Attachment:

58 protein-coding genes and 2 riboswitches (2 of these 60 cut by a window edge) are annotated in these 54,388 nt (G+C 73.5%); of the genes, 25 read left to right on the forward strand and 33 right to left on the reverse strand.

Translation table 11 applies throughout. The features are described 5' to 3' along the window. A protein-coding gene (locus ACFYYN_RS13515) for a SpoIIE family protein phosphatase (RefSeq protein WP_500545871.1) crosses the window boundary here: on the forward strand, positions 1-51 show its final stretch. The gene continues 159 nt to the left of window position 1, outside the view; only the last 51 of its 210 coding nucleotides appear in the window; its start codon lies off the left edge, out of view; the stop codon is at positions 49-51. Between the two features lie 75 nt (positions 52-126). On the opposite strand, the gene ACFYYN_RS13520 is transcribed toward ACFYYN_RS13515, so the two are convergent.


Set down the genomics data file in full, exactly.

58 protein-coding genes and 2 riboswitches (2 of these 60 cut by a window edge) are annotated in these 54,388 nt (G+C 73.5%); of the genes, 25 read left to right on the forward strand and 33 right to left on the reverse strand.

Translation table 11 applies throughout. The features are described 5' to 3' along the window. A protein-coding gene (locus ACFYYN_RS13515) for a SpoIIE family protein phosphatase (RefSeq protein WP_500545871.1) crosses the window boundary here: on the forward strand, positions 1-51 show its final stretch. The gene continues 159 nt to the left of window position 1, outside the view; only the last 51 of its 210 coding nucleotides appear in the window; its start codon lies off the left edge, out of view; the stop codon is at positions 49-51. Between the two features lie 75 nt (positions 52-126). On the opposite strand, the gene ACFYYN_RS13520 is transcribed toward ACFYYN_RS13515, so the two are convergent.